The Vegan Beauty Trend Continues

If there’s one trend defining the beauty and personal care market in 2018, it is influx of vegan offerings.

If we thought 2017 was the year vegan beauty exploded, the boom continued and them some in 2018. As consumers increasingly turn to plant-based, cruelty-free products for either environmental, ethical or trend-led reasons, manufacturers are answering to the market, and new products are released all the time.

L’Oréal announced the acquisition of Logocos Naturkosmetik, a German vegan and organic beauty brand. According to Alexis Perakis-Valat, L’Oréal President of consumer products, the company was picking up on a ‘major beauty ascending trend’ and driving forward into the vegan market. Meanwhile Beauty Bay launched an own brand vegan and cruelty-free cosmetics range named Color Theory.

K Beauty was also making moves in the market with Cosmax announcing to be the first Asian cosmetics manufacturer to gain Expertise Vegan Europe (EVE) certification, and Lee Kyung-soo, Coxmax Chairman and CEO stating, “Demand for eco-friendly products like vegan and halal is increasing in the global cosmetics market. We will continue to work hard to produce vegan and halal certified products to meet various needs of global consumers.”

Miss South Africa Boipelo Mabe caters to a growing consumer demand in South Africa with the launch of a new vegan range in partnership with My Skincare, named My African Skincare.

Not just the brands, retailers were getting involved too. Target launched of its vegan fragrance line named Good Chemistry in January. Meanwhile UK retailer Holland & Barrett announced it was to open two vegan-stores that will stock a range of beauty products.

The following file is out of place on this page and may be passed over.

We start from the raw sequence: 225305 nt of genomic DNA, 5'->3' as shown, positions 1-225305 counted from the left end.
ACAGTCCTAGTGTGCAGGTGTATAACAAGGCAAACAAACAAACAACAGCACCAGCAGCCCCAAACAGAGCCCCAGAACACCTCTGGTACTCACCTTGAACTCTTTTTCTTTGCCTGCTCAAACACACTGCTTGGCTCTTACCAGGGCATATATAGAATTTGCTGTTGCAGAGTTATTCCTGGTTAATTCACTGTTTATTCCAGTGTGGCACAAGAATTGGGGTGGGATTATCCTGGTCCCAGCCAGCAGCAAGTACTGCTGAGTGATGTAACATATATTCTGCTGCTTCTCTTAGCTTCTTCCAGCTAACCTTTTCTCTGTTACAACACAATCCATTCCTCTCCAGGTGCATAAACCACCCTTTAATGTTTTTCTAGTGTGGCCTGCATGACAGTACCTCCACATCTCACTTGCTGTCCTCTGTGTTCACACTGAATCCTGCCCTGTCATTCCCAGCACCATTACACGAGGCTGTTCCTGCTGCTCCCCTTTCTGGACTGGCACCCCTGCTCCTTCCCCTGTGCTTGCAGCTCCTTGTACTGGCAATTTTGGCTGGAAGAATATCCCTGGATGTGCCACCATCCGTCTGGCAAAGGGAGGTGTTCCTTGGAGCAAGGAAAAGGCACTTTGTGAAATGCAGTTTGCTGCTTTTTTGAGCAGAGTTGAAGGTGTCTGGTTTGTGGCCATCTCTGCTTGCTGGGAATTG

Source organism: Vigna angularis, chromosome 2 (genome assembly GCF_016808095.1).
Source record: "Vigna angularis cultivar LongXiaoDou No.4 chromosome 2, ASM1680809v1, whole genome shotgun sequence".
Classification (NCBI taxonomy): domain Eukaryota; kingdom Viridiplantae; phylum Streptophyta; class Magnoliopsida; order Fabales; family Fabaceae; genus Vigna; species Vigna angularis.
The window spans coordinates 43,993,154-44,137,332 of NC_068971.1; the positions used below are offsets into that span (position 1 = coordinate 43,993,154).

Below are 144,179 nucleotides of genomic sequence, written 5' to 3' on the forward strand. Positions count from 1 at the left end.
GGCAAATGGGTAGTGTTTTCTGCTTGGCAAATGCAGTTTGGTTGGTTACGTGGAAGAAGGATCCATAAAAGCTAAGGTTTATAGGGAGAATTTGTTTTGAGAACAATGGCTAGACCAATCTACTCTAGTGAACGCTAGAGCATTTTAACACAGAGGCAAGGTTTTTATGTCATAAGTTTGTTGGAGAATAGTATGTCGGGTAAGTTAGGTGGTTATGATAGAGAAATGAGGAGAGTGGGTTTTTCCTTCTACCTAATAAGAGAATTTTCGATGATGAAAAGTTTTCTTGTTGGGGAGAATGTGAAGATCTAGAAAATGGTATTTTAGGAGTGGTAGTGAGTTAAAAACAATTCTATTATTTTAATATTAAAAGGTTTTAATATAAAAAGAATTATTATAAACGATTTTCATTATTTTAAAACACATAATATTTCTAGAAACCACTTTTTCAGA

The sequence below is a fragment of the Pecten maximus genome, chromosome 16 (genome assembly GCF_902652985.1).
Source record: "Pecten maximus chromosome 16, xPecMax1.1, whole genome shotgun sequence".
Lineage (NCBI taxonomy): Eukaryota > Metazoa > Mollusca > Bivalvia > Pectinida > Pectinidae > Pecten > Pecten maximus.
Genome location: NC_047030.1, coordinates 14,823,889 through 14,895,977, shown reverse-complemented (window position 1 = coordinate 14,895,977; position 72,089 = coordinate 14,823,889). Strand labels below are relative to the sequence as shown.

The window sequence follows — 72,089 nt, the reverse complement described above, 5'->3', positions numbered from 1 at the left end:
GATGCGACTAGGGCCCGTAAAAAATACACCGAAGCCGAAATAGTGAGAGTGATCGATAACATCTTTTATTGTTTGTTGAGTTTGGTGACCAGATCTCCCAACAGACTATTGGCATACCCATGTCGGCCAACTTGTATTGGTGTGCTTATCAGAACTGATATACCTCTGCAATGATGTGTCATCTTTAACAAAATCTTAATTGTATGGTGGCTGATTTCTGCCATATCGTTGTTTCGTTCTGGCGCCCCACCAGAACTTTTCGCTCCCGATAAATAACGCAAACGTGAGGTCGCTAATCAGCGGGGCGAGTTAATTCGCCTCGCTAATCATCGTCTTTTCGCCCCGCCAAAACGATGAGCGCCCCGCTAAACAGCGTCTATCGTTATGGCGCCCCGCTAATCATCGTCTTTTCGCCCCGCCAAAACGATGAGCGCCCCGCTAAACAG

However, while there was a definite acceleration in the market, spurred on by consumer demand and growing awareness, the movement still had room to grow as stated by Peter Aldis, Chief Executive of Holland & Barrett. “We don’t want to feel like a place for alternative hippies. We want vegan to become more mainstream and there are lots of very good reasons why it will.”

Helen Duxbury, Senior Account Manager, NPD UK Beauty, backs thsi theory. She said “Customers not only investigate ingredients and efficacy, they want to know about traceability, and how animal friendly they are. Vegan and cruelty-free are two of the big issues for customers in 2018, but still remains a niche segment of the skincare market.”

Indeed, while vegan beauty showcased market activity indicating that this area of the beauty industry was more than just a trend, it remains a relatively niche market – with room for growth in 2019. Will big beauty brands such as L’Oréal et all continue to invest in the market by buying out smaller niche companies, and will the crossover with the food market make the two areas of vegan living become  more intrinsically linked by their plant-based origins? 2019 will tell.